The morning after I smoked my first joint, I woke up choking. Not because it was the first time I’d exposed my lungs to smoke, but because my saliva glands seemed to have vanished overnight. I assumed I’d caught some weird virus that dried my mouth out.
Later, when I chatted to the benefactor who’d given me the joint, I was assured that this was no virus, but my first-ever case of xerostomia, or cannabis cottonmouth. Cottonmouth occurs because cannabis causes saliva secretion to decrease. The most common symptoms are a persistent thirst, and uncomfortably dry mouth and throat.
While the name of the condition is enough to make you laugh out loud (cottonmouth sounds like a PG13 insult from a Nickelodeon show), its symptoms aren’t really a laughing matter. Gagging for water when emerging from slumber is less than ideal, and somewhat stressful.
Not only is cottonmouth unpleasant, but it’s also super common. About 68.9 percent of those who use cannabis frequently experience it. According to Dr. Hervé Damas, cannabis expert, and director of Grassroots Wellness, cottonmouth can happen to anyone who uses cannabis. “Those who have certain conditions like Sjogren’s [syndrome] or scleroderma tend to be more susceptible, though,” says Damas.
What causes cottonmouth?
While many assume a dry mouth is provoked by smoking, cottonmouth can occur after you ingest cannabis in any form. The cannabinoids (what’s excreted from the cannabis plant, like THC or CBD) present in cannabis interact with receptors in the body’s endocannabinoid system. This interaction can produce an assortment of reactions including feeling high, feeling hungry, or having a dry mouth.
“Cannabinoids decrease salivation caused by the neurotransmitters methacholine and norepinephrine,” explains Damas. “On a molecular level, these receptors cause a change in cellular signaling, causing a decrease in saliva production.”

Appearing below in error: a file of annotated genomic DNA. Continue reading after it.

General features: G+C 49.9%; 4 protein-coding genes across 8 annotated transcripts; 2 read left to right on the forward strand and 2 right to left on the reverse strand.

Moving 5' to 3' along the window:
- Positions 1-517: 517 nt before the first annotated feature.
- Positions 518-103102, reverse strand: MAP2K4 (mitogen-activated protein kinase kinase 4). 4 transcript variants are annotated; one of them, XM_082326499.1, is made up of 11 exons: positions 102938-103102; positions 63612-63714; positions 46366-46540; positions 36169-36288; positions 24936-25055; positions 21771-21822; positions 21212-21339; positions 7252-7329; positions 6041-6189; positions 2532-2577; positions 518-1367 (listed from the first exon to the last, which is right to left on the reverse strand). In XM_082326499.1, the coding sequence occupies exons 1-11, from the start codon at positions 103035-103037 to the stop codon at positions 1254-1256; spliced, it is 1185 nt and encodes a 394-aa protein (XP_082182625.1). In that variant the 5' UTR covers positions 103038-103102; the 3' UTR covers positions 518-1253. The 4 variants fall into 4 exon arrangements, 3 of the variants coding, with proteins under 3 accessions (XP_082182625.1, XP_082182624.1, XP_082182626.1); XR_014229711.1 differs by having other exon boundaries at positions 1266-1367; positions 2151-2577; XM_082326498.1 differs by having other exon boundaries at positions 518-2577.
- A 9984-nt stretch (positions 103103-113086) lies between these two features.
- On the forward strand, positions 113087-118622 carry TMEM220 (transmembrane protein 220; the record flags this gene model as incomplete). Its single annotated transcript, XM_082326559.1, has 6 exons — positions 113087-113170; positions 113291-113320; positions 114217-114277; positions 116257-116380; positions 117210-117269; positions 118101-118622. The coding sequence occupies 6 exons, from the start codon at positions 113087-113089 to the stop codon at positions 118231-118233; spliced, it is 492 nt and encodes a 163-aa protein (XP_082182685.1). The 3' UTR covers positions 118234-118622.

The majority of saliva production takes place in the submandibular glands under the mouth. Cannabinoids such as THC and CBD bind to receptors in the salivary glands. Once the cannabinoid has attached itself to a receptor, it causes the glands to stop receiving messages from the nervous system. The result? The nervous system reduces saliva production, and your mouth becomes as dry as the Sahara.
Is cottonmouth dangerous?
Saliva serves the function of protecting the teeth and mouth from bacteria. When saliva production is interrupted for too long, common side effects like a sore throat or dragon breath can show up. That being said, cottonmouth doesn’t present any real danger — except one.
“Cottonmouth is usually harmless and transient,” says Dr. Damas. “In some cases, people have had difficulty swallowing food. This can lead to increased choking risk in certain people — those with Sjogren’s or scleroderma, the elderly, and those with medical conditions that affect their ability to swallow.”
Tips to avoid cottonmouth
If you like to consume flower regularly, chances are you’ve already figured out that plentiful hydration is essential to avoiding cottonmouth. Water is best. Tea, coffee, and other caffeinated beverages should be avoided when smoking as they will only dehydrate you further.
“Alcohol is also an inhibitor of salivary gland activity, so try to cut down on the booze while consuming cannabis,” recommends Damas. “Chew gum too, as mastication can lead to increased saliva production.”
Stay away from tobacco, as it contributes to a dry mouth. Salty foods and snacks are also an obvious no-go as they only make you thirstier.
And if all else fails and you need some quick relief, here are some go-tos:
- Sour foods fire up the salivary glands. Candies like Sour Patch Kids are perfect. If you’re really game, try sucking on a slice of lemon.
- Spicy and sweet foods like dried chili-spiced mango are also perfect triggers to kickstart saliva glands into working order.
- Get chewing. If gum’s not your thing, try dried fruit, or anything chewy that sends your jaw into overtime.
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- Lee: “Pintó el Bajón: Por Qué el Cannabis Te Da Hambre,” en ElPlanteo.com.
Image and article originally from www.benzinga.com. Read the original article here.